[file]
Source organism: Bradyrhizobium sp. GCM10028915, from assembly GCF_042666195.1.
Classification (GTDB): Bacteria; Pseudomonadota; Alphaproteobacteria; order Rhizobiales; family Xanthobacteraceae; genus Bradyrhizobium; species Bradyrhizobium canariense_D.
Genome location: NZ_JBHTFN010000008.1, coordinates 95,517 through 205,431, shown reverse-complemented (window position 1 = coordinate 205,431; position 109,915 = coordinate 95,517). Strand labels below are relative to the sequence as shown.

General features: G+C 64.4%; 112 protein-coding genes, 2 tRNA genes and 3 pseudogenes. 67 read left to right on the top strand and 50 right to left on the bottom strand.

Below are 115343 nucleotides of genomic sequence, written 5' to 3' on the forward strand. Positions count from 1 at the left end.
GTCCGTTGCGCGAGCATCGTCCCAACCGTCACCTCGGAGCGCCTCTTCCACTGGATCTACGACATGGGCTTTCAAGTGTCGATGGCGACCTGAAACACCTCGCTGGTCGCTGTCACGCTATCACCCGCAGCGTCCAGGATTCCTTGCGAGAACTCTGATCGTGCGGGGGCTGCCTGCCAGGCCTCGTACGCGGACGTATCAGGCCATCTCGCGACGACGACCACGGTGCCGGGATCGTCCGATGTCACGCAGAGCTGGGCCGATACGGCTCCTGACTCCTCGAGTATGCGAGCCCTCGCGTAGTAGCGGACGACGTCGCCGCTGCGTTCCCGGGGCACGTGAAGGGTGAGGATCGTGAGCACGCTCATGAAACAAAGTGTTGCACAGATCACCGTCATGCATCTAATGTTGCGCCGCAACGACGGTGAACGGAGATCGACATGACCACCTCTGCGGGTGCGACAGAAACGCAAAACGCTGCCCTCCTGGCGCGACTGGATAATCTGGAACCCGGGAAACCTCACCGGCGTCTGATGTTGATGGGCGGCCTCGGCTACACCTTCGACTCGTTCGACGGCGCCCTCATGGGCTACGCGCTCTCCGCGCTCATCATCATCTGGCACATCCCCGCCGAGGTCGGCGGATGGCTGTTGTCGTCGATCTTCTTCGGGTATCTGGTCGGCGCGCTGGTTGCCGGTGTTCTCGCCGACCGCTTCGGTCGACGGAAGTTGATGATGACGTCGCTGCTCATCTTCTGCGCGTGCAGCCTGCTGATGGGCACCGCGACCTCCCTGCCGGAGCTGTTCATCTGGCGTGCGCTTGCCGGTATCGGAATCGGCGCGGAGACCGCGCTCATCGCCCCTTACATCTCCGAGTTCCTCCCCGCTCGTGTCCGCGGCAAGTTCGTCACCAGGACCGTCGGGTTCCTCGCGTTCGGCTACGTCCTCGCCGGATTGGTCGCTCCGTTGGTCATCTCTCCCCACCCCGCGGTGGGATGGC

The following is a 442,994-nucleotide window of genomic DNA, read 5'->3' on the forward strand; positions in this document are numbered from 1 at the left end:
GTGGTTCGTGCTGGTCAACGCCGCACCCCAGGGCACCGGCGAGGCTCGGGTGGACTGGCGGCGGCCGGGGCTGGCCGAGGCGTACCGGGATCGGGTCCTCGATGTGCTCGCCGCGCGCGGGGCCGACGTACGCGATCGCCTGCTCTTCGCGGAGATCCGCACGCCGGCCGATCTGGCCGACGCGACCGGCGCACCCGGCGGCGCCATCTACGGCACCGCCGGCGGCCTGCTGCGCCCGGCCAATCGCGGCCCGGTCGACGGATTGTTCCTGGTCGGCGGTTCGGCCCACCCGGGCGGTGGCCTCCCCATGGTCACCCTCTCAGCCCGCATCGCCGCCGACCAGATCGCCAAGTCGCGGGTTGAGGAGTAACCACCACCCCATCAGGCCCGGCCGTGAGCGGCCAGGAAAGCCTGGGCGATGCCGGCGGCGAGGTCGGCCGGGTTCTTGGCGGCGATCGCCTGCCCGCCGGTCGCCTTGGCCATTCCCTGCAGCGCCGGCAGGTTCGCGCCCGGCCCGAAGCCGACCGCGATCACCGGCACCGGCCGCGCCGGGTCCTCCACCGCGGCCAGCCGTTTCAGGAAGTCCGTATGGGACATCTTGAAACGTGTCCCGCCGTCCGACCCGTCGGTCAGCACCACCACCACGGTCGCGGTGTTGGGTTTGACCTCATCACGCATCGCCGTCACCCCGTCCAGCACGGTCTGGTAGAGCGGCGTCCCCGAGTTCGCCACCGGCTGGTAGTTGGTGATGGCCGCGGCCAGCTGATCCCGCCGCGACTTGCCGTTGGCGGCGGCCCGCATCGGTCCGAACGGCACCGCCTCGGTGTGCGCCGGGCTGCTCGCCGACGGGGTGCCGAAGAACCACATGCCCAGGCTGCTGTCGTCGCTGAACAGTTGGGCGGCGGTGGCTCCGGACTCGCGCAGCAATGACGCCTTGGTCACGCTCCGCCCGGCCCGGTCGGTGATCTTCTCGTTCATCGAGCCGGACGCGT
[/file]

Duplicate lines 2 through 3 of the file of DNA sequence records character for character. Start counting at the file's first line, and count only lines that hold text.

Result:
Classification (GTDB): Bacteria; Pseudomonadota; Alphaproteobacteria; order Rhizobiales; family Xanthobacteraceae; genus Bradyrhizobium; species Bradyrhizobium canariense_D.
Genome location: NZ_JBHTFN010000008.1, coordinates 95,517 through 205,431, shown reverse-complemented (window position 1 = coordinate 205,431; position 109,915 = coordinate 95,517). Strand labels below are relative to the sequence as shown.